The current study was undertaken to determine whether anesthetic drugs suppress ERK and/or Akt phosphorylation, whether lithium counteracts this suppressant action, and whether lithium protects against anesthesia-induced developmental neuroapoptosis. The anesthetic drugs focused on in this study were ketamine, an agent that interacts primarily with N-methyl-d-aspartic acid glutamate receptors, and propofol, an agent that interacts primarily with γ-aminobutyric acid-A receptors but also possibly interacts with N-methyl-d-aspartic acid glutamate receptors.15
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Materials and Methods

In the first set of experiments, we sought to determine whether anesthetic drugs mimic ethanol in suppressing phosphorylation of ERK and Akt, and if they do, whether lithium counteracts this suppressant action. For this purpose, postnatal day 5 (P5) C57/Bl6 mouse pups were treated with vehicle, ketamine (40 mg/kg, subcutaneous), propofol (50 mg/kg, intraperitoneal), lithium (6 mEq/kg, intraperitoneal), or a combination of ketamine (40 mg/kg) or propofol (50 mg/kg) and lithium (6 mEq/kg). These anesthetic dosing regimens were used because they have been shown to induce a significant neuroapoptosis response in C57BL6 infant mice.14,16 This dose of lithium was chosen because it was the dose Zhong et al.13 used in their original study showing that lithium protects against ethanol-induced neuroapoptosis. Pups were killed 120 min after administration of drug, brains were collected, and cytosolic extracts of caudate putamen were prepared for Western blot analysis of phosphorylated ERK 1/2 and phosphorylated Akt.
In a second set of experiments, we evaluated the ability of lithium (6 mEq/kg) to prevent apoptotic neurodegeneration induced by ketamine or propofol. For experiments with ketamine, P5 mouse pups were injected with saline vehicle, ketamine (40 mg/kg), lithium (6 mEq/kg), or a combination of ketamine (40 mg/kg) and lithium (6 mEq/kg). For experiments with propofol, P5 mouse pups were injected with intralipid vehicle, propofol (50 mg/kg), lithium (6 mEq/kg), or a combination of propofol (50 mg/kg) and lithium (6 mEq/kg). Pups were killed 5 h after drug administration, and brain tissue was prepared for immunohistochemical staining with antibodies against activated caspase-3.
We undertook a third set of experiments to determine whether a lower dose of lithium would be protective against the neuroapoptogenic actions of ketamine and propofol. Zhong et al.13 reported that blood lithium levels after administration of a 6 mEq/kg dose of lithium to infant mice remained in a therapeutic range 24 h later. We sought to confirm this and found that administration of 3 mEq/kg lithium results in blood concentrations at 12 h after drug administration that are at the upper end of the range considered therapeutic for adult humans, and they are at the lower end of the human therapeutic range at 24 h,14 but lithium at 6 mEq/kg produced blood levels approximately 2 times higher, which would potentially be in a toxic range. Therefore, in this third set of experiments, the ability of lithium at 3 mEq/kg to prevent ketamine or propofol from inducing neuroapoptosis was tested. For this purpose, P5 mouse pups were treated with saline or intralipid vehicle, ketamine (40 mg/kg), propofol (100 mg/kg), lithium (3 mEq/kg), or a combination of ketamine (40 mg/kg) or propofol (100 mg/kg) and lithium (3 mEq/kg). In this experiment, we not only lowered the dose of lithium, but we increased the dose of propofol (100 instead of 50 mg/kg) to achieve a more stringent test of lithium’s neuroprotective efficacy.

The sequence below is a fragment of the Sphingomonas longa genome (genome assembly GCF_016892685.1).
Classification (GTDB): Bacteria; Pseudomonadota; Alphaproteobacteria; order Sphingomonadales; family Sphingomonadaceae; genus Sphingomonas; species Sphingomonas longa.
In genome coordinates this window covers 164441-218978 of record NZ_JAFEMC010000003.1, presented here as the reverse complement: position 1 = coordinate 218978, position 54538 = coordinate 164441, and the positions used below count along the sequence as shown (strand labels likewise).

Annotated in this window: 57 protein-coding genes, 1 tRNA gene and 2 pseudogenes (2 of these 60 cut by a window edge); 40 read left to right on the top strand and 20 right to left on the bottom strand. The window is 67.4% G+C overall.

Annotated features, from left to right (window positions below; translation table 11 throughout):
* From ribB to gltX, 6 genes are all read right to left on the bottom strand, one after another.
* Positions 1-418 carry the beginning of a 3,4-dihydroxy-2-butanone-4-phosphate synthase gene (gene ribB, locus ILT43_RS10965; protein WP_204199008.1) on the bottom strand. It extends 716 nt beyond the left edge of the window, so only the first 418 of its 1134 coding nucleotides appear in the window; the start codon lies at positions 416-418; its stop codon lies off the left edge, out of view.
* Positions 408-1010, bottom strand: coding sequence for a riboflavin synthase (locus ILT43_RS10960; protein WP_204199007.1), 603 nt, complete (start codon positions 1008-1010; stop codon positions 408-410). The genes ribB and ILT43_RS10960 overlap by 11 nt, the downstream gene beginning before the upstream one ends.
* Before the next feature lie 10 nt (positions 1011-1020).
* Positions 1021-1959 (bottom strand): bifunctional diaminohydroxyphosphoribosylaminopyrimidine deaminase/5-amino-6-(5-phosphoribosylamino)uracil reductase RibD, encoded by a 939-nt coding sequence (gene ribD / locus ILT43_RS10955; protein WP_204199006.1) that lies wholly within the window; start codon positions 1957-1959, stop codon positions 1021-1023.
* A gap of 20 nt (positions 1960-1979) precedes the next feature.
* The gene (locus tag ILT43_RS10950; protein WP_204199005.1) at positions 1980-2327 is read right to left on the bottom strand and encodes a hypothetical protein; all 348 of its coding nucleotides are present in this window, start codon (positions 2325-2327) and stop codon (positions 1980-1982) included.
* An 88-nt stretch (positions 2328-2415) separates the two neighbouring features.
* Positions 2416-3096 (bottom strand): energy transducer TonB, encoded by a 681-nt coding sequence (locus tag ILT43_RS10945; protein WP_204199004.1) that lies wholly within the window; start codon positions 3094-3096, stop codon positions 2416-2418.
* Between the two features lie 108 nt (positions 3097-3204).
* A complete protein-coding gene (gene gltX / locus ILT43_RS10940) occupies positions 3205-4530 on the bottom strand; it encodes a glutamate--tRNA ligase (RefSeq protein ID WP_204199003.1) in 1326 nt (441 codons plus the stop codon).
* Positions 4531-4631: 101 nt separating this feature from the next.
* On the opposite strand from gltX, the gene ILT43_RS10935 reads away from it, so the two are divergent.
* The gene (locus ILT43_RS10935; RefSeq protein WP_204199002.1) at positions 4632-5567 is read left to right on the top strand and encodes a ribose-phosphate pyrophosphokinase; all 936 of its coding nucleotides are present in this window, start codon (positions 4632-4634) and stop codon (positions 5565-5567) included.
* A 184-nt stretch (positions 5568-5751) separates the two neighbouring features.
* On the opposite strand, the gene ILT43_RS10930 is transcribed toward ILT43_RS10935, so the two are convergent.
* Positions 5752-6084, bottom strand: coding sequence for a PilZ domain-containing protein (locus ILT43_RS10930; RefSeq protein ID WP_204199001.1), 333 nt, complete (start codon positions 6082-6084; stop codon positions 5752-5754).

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Animals and Drugs
All experiments and animal care procedures were performed in accordance with standards approved by the Washington University School of Medicine Animal Studies Committee (Saint Louis, Missouri). Postnatal day 5 infant C57BL6 mice (Harlan, Indianapolis, IN) were removed from the dam and maintained at an ambient temperature of 30°C for the duration of the experiment. Throughout all experiments, control and experimental pups were drawn randomly from the same litters.